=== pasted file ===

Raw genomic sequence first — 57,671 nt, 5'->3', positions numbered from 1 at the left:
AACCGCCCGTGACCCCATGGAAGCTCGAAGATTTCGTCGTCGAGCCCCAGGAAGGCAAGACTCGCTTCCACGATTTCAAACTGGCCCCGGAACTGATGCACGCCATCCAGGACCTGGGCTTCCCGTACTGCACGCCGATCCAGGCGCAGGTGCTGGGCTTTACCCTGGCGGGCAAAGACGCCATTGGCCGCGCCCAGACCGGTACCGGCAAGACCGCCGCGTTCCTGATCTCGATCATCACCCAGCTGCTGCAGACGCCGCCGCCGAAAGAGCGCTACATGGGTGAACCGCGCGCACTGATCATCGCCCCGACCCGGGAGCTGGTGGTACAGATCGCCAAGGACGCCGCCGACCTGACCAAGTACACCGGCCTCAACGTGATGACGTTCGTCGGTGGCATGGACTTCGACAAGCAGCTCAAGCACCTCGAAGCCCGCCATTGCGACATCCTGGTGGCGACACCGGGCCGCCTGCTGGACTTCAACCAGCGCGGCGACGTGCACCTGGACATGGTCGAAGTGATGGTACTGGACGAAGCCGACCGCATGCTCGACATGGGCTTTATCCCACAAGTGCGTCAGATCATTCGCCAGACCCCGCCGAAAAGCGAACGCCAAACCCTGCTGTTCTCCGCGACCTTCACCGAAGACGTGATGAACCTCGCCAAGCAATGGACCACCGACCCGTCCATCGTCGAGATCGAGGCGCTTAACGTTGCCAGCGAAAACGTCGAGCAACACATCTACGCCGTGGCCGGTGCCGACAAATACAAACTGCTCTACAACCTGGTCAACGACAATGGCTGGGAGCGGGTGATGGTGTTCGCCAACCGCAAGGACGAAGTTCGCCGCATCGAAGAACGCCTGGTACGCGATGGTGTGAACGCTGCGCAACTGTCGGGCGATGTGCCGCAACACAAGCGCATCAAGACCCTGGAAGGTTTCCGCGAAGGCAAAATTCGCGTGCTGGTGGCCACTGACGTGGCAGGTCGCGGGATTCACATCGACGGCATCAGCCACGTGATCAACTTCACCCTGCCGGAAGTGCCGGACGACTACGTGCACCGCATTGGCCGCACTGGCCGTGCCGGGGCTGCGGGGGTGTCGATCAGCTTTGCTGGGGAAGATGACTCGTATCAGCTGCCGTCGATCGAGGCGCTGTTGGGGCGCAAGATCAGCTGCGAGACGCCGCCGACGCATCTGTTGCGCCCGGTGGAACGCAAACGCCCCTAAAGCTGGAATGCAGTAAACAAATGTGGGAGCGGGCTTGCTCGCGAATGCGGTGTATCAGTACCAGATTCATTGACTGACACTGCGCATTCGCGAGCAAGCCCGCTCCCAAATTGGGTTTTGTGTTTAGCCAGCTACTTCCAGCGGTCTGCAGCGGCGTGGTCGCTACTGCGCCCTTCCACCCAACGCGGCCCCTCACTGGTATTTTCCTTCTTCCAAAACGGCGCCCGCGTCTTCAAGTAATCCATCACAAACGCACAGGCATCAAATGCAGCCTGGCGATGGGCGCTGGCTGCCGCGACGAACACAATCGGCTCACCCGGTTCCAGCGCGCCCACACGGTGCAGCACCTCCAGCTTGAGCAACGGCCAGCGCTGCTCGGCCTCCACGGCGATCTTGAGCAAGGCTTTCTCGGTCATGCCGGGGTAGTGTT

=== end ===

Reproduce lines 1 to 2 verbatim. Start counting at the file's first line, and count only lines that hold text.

Raw genomic sequence first — 57,671 nt, 5'->3', positions numbered from 1 at the left:
AACCGCCCGTGACCCCATGGAAGCTCGAAGATTTCGTCGTCGAGCCCCAGGAAGGCAAGACTCGCTTCCACGATTTCAAACTGGCCCCGGAACTGATGCACGCCATCCAGGACCTGGGCTTCCCGTACTGCACGCCGATCCAGGCGCAGGTGCTGGGCTTTACCCTGGCGGGCAAAGACGCCATTGGCCGCGCCCAGACCGGTACCGGCAAGACCGCCGCGTTCCTGATCTCGATCATCACCCAGCTGCTGCAGACGCCGCCGCCGAAAGAGCGCTACATGGGTGAACCGCGCGCACTGATCATCGCCCCGACCCGGGAGCTGGTGGTACAGATCGCCAAGGACGCCGCCGACCTGACCAAGTACACCGGCCTCAACGTGATGACGTTCGTCGGTGGCATGGACTTCGACAAGCAGCTCAAGCACCTCGAAGCCCGCCATTGCGACATCCTGGTGGCGACACCGGGCCGCCTGCTGGACTTCAACCAGCGCGGCGACGTGCACCTGGACATGGTCGAAGTGATGGTACTGGACGAAGCCGACCGCATGCTCGACATGGGCTTTATCCCACAAGTGCGTCAGATCATTCGCCAGACCCCGCCGAAAAGCGAACGCCAAACCCTGCTGTTCTCCGCGACCTTCACCGAAGACGTGATGAACCTCGCCAAGCAATGGACCACCGACCCGTCCATCGTCGAGATCGAGGCGCTTAACGTTGCCAGCGAAAACGTCGAGCAACACATCTACGCCGTGGCCGGTGCCGACAAATACAAACTGCTCTACAACCTGGTCAACGACAATGGCTGGGAGCGGGTGATGGTGTTCGCCAACCGCAAGGACGAAGTTCGCCGCATCGAAGAACGCCTGGTACGCGATGGTGTGAACGCTGCGCAACTGTCGGGCGATGTGCCGCAACACAAGCGCATCAAGACCCTGGAAGGTTTCCGCGAAGGCAAAATTCGCGTGCTGGTGGCCACTGACGTGGCAGGTCGCGGGATTCACATCGACGGCATCAGCCACGTGATCAACTTCACCCTGCCGGAAGTGCCGGACGACTACGTGCACCGCATTGGCCGCACTGGCCGTGCCGGGGCTGCGGGGGTGTCGATCAGCTTTGCTGGGGAAGATGACTCGTATCAGCTGCCGTCGATCGAGGCGCTGTTGGGGCGCAAGATCAGCTGCGAGACGCCGCCGACGCATCTGTTGCGCCCGGTGGAACGCAAACGCCCCTAAAGCTGGAATGCAGTAAACAAATGTGGGAGCGGGCTTGCTCGCGAATGCGGTGTATCAGTACCAGATTCATTGACTGACACTGCGCATTCGCGAGCAAGCCCGCTCCCAAATTGGGTTTTGTGTTTAGCCAGCTACTTCCAGCGGTCTGCAGCGGCGTGGTCGCTACTGCGCCCTTCCACCCAACGCGGCCCCTCACTGGTATTTTCCTTCTTCCAAAACGGCGCCCGCGTCTTCAAGTAATCCATCACAAACGCACAGGCATCAAATGCAGCCTGGCGATGGGCGCTGGCTGCCGCGACGAACACAATCGGCTCACCCGGTTCCAGCGCGCCCACACGGTGCAGCACCTCCAGCTTGAGCAACGGCCAGCGCTGCTCGGCCTCCACGGCGATCTTGAGCAAGGCTTTCTCGGTCATGCCGGGGTAGTGTT